Good art demands good critics

I have a love-hate relationship with criticism.

No, I’m not referring to personal criticism.

I have art criticism in mind. You know, critics reviewing of movies, books, video games, that sort of thing.

I often find reviews frustrating but when it’s well done it can be a beautiful thing. And I have been thinking about this dichotomy: what distinguishes the reviews I love and what the I find frustrating about the others.

Basically I’m here to critique criticism.

First off let’s get something out of the way that should already be clear. I don’t buy into the idea that you shouldn’t listen to critics, or (even more misguided) that who are they to tell you what to like?

That’s wrongheaded, even though it’s unwittingly right. And to understand why I say that I need to explain what I think is beautiful about criticism.

How criticism rocks

In one word: perspective.

Critical reviews aren’t for telling you what to think. They’re for telling you what the critic thinks.

But—and hear me out—it’s not a bad thing if telling you what they think informs what you think. It’s simply being human. Hearing another view and reconsidering yours in light of it. You know, maybe even learning something.

Okay I’m making fun a little bit, but you get the idea: good criticism offers the gift of a (hopefully) informed perspective that enriches yours. That’s what makes it beautiful. It’s not about the critique telling you art you already like is good, or a work you hate is rubbish. That’s not even useful, and it doesn’t enrich you. Good criticism enriches, because it shows you new angles, offers new points of view, suggests new perspectives.

At its best it’s a form of teaching. But like the best teaching the goal isn’t simply to instruct—or even inform—but to impart insight. Good criticism has helped me appreciate art better, helped me learn to pay attention and catch things I otherwise missed.

And like the best teachers, a good critic should love their subject—the art they critique—as well as their students—the audience they engage.

When those two things are absent…well that brings me to…

When criticism sucks

Again, I can boil down all frustrating criticism to one main issue: dishonesty. It misrepresents the art it’s meant to be critiquing. Where a good critic opens a window to a fresh perspective or clearer viewpoint, the poor one dulls or dirties that window.

And they do this by looking, not at the art, but at themselves. The fundamental dishonesty at the core of poor criticism is self-centredness.

It’s not necessarily deliberate, of course. I’m a firm believer in Hanlon’s razor: “Never attribute to malice that which is adequately explained by stupidity.” So while there’s often no deliberate attempt to deceive, dishonesty feels like a betrayal of trust and that’s something we react badly to.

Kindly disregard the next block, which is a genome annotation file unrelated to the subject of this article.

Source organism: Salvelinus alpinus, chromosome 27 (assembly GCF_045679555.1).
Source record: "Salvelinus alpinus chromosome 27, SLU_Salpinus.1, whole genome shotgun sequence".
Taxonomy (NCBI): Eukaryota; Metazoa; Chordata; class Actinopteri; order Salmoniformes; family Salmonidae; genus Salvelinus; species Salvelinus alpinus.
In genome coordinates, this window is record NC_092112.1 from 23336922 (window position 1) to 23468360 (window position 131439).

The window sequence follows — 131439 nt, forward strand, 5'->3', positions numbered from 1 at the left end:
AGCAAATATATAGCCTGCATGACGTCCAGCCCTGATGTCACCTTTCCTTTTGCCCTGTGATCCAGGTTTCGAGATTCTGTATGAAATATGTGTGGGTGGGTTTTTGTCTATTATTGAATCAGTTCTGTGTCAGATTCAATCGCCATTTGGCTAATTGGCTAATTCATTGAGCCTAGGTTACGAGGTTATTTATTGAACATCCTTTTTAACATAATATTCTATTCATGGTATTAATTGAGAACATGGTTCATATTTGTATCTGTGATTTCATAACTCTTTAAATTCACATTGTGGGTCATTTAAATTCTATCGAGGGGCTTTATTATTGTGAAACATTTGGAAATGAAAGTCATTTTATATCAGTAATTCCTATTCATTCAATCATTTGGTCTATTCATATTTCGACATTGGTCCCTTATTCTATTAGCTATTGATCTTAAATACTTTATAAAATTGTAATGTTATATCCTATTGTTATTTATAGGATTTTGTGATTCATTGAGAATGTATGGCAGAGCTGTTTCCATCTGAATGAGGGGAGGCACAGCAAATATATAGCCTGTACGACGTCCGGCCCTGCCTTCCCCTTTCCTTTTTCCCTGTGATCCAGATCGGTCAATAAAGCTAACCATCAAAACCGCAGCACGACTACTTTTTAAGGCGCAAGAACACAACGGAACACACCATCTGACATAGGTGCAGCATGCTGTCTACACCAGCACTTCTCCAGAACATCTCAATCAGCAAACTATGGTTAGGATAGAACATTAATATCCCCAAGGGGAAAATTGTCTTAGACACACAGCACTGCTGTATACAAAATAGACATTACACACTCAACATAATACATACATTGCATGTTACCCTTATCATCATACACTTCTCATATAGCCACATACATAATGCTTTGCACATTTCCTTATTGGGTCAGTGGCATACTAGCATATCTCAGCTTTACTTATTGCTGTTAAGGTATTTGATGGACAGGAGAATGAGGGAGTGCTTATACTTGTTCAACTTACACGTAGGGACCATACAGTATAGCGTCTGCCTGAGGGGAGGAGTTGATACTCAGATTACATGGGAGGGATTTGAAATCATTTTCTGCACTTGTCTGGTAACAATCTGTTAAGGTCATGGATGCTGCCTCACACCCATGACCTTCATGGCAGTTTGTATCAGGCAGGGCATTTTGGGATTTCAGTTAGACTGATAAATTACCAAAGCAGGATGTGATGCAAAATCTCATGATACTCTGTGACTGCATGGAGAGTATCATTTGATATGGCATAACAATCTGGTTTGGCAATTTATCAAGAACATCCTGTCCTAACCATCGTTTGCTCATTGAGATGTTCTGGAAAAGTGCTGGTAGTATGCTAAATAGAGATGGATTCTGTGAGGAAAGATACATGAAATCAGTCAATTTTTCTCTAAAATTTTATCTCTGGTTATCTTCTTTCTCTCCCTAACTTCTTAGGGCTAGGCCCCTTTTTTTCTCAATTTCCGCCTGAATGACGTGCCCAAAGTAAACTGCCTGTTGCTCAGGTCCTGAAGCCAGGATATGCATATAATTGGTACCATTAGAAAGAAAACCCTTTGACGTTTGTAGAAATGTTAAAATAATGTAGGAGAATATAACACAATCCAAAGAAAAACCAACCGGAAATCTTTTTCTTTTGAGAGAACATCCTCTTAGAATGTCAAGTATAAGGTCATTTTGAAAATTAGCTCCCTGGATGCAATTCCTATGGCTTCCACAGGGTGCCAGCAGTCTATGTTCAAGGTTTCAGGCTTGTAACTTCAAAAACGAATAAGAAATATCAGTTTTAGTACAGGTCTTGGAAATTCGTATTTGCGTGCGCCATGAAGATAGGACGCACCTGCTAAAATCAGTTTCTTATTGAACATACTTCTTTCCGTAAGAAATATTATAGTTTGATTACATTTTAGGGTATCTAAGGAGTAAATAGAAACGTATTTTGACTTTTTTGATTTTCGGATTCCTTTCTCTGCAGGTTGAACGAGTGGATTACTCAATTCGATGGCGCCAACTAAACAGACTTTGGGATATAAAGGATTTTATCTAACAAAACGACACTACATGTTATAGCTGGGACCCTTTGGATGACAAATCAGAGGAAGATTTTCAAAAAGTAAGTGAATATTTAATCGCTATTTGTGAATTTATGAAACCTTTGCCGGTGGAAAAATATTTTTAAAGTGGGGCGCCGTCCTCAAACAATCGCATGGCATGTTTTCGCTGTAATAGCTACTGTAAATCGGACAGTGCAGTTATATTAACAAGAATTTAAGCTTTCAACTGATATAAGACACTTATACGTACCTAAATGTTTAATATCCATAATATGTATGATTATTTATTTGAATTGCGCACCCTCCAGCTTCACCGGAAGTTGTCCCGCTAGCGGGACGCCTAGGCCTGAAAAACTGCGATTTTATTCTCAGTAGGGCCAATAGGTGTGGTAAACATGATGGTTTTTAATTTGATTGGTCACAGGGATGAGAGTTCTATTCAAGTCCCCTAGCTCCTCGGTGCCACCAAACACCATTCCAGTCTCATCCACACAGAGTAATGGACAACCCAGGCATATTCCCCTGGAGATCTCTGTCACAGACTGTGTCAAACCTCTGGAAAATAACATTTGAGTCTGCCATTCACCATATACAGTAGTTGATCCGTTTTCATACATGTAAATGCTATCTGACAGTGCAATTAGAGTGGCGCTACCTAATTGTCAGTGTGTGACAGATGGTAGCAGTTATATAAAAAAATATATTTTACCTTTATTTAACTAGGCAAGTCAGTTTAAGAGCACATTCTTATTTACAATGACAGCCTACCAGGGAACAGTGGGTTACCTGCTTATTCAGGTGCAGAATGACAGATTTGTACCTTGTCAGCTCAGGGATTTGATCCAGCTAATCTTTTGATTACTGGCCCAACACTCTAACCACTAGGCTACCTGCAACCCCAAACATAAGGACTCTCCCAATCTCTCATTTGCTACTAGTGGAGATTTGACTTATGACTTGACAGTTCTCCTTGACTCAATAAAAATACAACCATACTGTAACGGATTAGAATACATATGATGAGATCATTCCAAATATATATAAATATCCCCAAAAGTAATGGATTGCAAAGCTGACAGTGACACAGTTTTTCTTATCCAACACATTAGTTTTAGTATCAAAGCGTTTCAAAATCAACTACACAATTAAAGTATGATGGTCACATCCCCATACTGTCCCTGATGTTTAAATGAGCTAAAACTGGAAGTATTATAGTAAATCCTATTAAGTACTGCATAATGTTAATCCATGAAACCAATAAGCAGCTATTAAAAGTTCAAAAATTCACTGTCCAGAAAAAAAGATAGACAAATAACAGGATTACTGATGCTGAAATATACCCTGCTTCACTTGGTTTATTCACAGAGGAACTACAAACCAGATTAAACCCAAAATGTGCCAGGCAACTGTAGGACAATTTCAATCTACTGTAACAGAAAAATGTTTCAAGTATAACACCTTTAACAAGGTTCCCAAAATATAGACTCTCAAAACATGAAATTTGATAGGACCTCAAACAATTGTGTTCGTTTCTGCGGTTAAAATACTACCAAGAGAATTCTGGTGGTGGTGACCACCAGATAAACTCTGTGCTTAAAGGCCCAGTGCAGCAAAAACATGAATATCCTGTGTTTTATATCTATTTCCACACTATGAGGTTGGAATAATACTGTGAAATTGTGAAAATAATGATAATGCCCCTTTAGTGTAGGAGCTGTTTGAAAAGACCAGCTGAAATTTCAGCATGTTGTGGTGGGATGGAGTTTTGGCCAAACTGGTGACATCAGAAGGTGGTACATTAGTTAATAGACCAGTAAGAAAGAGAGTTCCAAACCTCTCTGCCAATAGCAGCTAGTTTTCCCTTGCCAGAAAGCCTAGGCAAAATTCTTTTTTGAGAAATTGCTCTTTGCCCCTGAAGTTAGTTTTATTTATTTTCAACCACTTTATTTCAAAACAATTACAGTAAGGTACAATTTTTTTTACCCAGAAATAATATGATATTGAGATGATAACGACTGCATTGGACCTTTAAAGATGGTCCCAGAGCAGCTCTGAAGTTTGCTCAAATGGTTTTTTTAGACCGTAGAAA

And so we end up with critics reviewing a fighting game or fantasy story poorly when they don’t even like fighting games or fantasy. Or complaining about what a story doesn’t explore—while ignoring what it does.

There’s a place for that, don’t get me wrong—after doing the work to truly grasp the art in questions. Which brings us to the last bit…

Making criticism work

I’ve hinted at these already but let’s put them all together. These apply to both being a better critic, and recognising good one:

  • Understand the genre. The first thing I look for in a good critic is that they show an understanding of the genre, whatever it is. I want to see that the critic knows about the art than I do. And more important, that they genuinely like the art. I don’t get the point of reviewing a genre you don’t even like. If you really have to, though…
  • Be charitable. It’s easy when reading to question what the artist is doing, especially when it doesn’t seem to make any sense to you. The danger here is the assumption that the author is the problem, and not you. It takes nothing from you to assume, to quote from one of my favourite podcasts, that “the author is a genius” and is deliberate in their choices.

Assume the author is a genius and every choice is intentional. This is a stance, a mode of engaging with the text, that is very rewarding.

— Matt Freeman, Principles of Charitable Reading
  • Preferences ≠ principles. It’s okay not to like a work of art. But resist the temptation to interpret that to mean the work is bad. There’s nothing wrong with not liking good things. And there’s nothing wrong with not getting why something is good. What’s wrong is elevating your preferences to moral standards.
  • Who’s it for? My favourite critics are the ones who go beyond saying what they like or don’t about a work and take the time to think through who might like it. I love reading a critic who has issues with a work of art but still is able to help me see it might be my jam.
  • Suggestion box. Like I said, there’s a place for thinking about how a work could be better—but only after demonstrating an understanding of what it is actually is. There’s no way to meaningfully critique a work you don’t even understand.

If you’re thinking all of this sounds like it’d be useful for just critiquing work, period, or even offering feedback to friends—you’re right. The same ideas work.

Go celebrate art.


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